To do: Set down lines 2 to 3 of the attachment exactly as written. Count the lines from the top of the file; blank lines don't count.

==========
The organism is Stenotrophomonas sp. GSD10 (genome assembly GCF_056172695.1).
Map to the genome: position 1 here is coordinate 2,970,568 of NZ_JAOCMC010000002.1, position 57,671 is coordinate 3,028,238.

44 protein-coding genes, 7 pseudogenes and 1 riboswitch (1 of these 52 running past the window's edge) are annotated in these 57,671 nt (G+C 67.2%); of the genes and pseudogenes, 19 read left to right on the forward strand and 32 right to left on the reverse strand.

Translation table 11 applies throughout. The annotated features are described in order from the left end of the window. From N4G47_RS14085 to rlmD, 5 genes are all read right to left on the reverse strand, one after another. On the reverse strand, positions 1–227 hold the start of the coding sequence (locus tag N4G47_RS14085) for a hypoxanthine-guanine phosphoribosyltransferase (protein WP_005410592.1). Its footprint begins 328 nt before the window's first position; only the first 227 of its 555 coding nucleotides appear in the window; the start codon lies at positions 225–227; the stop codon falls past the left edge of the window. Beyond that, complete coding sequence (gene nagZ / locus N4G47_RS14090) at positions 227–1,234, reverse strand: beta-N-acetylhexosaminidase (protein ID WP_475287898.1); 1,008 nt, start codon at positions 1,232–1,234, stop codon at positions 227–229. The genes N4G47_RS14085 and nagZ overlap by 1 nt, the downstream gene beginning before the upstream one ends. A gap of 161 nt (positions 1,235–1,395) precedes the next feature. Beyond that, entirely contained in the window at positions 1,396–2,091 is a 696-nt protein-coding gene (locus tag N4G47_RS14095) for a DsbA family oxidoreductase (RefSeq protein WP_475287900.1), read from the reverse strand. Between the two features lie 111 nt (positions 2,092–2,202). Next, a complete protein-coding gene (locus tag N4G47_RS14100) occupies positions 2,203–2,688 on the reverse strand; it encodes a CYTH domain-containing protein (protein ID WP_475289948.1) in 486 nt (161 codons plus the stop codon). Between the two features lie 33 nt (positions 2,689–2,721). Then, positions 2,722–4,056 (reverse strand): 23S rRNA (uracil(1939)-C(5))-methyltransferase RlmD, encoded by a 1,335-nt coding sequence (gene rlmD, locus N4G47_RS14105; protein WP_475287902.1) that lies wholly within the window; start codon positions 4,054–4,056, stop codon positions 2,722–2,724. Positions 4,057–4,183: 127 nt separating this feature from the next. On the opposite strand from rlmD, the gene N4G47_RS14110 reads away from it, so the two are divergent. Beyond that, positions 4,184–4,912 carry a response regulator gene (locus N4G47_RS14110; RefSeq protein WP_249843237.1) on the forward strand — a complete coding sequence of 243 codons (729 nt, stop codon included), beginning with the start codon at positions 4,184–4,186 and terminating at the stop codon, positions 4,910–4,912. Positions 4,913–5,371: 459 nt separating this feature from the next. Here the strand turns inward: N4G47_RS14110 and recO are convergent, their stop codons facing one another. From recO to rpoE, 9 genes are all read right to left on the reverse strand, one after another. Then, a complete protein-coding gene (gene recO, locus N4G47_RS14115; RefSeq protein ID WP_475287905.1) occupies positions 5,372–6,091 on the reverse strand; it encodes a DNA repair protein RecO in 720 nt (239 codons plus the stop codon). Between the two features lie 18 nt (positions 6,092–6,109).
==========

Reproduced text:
Map to the genome: position 1 here is coordinate 2,970,568 of NZ_JAOCMC010000002.1, position 57,671 is coordinate 3,028,238.

44 protein-coding genes, 7 pseudogenes and 1 riboswitch (1 of these 52 running past the window's edge) are annotated in these 57,671 nt (G+C 67.2%); of the genes and pseudogenes, 19 read left to right on the forward strand and 32 right to left on the reverse strand.